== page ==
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PBM carelessness and incompetence delayed a woman's care by 19 days, landing her in the hospital and hospice.


Rhonda, a 55-year-old wife, mother, grandmother, nurse, world traveler and self-described Disney expert had been diagnosed with Her2-negative breast cancer. She was receiving treatment at a local community oncology center. Her physician prescribed treatment and attempted to fill it on the same day at the in-house pharmacy; however, the co-pay was too high for Rhonda’s limited means.

The clinic’s financial assistance coordinator went to bat and, six days later, had secured a co-pay card from the drug manufacturer. Two days later, however, when the practice tried to fill Rhonda’s script, her PBM rejected the use of the co-pay card at the practice pharmacy. Instead, the PBM required the script to go out to its own specialty pharmacy. Not wanting to delay her treatment, the practice quickly faxed the prescription over.

Rhonda never had the opportunity to take the first pill.
After a lengthy hospital stay she was discharged home to hospice.

Another six days passed before the specialty pharmacy notified the clinic that the prescription must first go through the specialty pharmacy connected with the patient’s PBM, regardless of who would ultimately fill it. The clinic staff filled in all the additional forms and handled all new bureaucratic measures, and then proceeded to wait. Three days later, a clinic RN called the specialty pharmacy to ask for an update. The representative who answered told her that all was well, and that no prior authorization would be needed. She then placed her on hold. Ten minutes later, the representative returned, only to say that actually prior authorization was needed. With the greatest of patience, the nurse filled out all the new forms and faxed all relevant records necessary for the prior authorization, over to the specialty pharmacy.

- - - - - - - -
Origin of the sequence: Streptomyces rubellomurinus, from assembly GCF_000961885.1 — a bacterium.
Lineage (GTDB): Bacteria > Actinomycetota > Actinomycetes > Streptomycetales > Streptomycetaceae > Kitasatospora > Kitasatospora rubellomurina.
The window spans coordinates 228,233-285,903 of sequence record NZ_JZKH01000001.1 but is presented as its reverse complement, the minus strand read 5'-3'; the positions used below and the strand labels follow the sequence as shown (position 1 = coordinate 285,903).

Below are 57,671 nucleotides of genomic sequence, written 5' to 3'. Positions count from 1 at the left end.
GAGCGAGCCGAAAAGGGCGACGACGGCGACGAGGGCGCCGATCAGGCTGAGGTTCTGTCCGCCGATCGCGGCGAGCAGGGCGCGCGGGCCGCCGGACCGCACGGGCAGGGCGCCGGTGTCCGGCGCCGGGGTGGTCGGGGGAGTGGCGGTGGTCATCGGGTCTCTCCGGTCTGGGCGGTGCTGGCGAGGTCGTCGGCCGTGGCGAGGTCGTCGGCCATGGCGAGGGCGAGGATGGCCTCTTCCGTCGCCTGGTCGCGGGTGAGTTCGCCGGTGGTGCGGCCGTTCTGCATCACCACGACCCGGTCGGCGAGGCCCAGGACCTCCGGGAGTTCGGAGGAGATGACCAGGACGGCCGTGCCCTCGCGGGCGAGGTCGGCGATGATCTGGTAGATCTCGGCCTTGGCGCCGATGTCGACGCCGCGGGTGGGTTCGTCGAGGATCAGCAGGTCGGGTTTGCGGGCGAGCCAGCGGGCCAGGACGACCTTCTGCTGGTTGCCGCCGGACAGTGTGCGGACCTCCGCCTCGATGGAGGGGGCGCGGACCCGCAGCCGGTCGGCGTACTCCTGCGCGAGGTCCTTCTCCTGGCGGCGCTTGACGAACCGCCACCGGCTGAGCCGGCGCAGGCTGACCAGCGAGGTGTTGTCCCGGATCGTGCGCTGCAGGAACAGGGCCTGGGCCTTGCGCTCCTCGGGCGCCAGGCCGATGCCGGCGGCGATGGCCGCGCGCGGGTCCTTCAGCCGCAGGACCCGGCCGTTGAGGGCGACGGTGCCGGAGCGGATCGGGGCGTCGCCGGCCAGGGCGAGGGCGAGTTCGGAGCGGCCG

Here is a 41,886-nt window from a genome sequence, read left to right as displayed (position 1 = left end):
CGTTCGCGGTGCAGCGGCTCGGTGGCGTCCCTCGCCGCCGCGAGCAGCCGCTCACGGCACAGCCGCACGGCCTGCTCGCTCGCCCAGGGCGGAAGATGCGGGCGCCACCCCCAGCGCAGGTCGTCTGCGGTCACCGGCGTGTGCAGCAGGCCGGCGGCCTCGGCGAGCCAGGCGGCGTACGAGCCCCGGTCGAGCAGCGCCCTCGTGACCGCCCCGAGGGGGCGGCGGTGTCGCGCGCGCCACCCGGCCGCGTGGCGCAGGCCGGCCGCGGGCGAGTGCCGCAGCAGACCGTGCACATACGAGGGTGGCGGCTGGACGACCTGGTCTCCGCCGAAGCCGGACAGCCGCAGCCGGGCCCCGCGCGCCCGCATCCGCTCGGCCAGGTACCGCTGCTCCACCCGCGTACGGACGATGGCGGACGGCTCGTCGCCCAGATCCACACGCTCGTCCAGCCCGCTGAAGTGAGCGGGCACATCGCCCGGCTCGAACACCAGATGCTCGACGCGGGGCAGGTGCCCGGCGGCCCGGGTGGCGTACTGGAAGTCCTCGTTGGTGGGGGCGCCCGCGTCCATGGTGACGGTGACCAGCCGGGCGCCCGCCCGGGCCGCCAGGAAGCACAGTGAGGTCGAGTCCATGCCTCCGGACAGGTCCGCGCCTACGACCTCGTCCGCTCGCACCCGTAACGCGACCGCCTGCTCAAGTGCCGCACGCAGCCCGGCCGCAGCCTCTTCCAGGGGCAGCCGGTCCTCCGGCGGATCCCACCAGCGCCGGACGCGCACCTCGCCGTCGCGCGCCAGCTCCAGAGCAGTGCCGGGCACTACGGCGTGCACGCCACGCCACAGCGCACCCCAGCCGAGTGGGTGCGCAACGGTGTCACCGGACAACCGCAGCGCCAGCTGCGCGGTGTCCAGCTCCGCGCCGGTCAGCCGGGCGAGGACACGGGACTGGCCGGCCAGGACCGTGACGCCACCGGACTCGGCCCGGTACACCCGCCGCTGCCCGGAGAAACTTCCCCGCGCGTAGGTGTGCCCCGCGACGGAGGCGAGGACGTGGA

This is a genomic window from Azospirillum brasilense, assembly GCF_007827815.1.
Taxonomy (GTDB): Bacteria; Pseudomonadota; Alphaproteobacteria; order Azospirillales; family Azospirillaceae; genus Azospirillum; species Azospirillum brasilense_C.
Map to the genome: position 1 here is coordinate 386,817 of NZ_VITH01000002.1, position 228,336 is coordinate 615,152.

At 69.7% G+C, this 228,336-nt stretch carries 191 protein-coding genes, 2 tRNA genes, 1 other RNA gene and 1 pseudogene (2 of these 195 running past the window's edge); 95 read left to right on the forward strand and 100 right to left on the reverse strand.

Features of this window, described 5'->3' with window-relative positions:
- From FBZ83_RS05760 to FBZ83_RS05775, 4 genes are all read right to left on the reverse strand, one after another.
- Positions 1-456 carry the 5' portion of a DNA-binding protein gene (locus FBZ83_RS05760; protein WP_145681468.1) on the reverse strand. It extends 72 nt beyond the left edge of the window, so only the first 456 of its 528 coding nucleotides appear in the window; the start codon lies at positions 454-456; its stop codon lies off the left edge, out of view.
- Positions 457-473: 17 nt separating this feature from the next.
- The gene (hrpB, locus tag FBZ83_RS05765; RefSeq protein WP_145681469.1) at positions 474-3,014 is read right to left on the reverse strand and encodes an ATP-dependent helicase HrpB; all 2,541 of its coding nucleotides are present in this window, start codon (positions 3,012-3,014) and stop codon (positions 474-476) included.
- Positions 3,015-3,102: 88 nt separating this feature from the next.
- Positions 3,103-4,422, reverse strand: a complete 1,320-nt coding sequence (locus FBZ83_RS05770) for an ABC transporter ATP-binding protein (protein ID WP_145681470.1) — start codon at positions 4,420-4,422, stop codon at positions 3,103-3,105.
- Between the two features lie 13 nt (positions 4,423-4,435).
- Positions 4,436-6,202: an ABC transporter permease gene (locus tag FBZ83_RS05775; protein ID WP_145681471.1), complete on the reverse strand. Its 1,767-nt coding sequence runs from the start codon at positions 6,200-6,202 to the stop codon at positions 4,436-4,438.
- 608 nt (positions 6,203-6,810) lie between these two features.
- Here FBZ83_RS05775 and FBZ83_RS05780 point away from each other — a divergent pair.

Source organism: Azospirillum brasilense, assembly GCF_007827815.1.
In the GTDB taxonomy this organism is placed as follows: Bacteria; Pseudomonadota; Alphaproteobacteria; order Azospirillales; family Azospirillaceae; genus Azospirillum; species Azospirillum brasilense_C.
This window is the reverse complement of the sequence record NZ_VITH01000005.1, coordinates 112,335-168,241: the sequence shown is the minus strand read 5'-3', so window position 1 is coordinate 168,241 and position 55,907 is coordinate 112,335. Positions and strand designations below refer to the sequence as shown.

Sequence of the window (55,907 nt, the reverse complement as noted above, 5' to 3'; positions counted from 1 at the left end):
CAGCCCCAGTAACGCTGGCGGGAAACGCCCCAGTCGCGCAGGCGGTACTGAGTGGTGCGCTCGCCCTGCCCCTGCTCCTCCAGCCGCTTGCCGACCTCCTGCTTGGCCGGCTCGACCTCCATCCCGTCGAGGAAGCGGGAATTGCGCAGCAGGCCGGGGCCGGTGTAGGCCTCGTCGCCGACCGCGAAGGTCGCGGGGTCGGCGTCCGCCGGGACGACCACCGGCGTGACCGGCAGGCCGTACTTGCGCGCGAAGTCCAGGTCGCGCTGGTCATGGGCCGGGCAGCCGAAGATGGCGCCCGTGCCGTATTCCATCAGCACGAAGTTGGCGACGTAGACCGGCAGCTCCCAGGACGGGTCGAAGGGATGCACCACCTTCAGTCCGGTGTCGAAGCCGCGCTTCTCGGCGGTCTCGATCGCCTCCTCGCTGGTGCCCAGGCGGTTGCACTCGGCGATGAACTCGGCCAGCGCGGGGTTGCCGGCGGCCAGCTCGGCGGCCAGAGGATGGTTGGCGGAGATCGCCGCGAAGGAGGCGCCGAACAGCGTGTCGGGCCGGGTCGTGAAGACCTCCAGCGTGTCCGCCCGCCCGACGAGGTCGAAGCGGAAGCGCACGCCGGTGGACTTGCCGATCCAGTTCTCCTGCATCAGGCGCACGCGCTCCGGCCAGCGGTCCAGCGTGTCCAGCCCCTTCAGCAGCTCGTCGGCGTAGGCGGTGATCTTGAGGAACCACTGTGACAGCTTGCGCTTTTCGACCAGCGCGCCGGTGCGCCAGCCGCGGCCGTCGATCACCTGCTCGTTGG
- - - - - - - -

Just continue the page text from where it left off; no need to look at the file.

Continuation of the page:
Later that day, the pharmacy contacted the RN to inform her that the prescription had been denied, based on the patient’s Her-2 positive status. The RN again sent the patient’s records to the pharmacy, highlighting the fact that she was, and had always been, since she was first diagnosed Her-2 negative. Two days later, the medicine finally arrived.

All-together, Rhonda’s therapy was delayed 19 days, which, had she been permitted to fill her prescription in-house, would never have happened. In total, the clinic staff spent five hours dealing with red tape.

Worst of all, Rhonda never had the opportunity to take the first pill. The night before the medication arrived at her home, she was hospitalized for complications of her metastatic disease. After a lengthy hospital stay she was discharged home to hospice.

While the physicians caring for Rhonda were busy trying to “march to the beat of the PBM’s drum”, this sweet, young, vibrant woman’s window of opportunity closed. How many other scenarios involving pointless deterioration, hospitalization, and death from PBM incompetence are there? When reflecting on the life and care of the patients, PBMs should not be part of the conversation.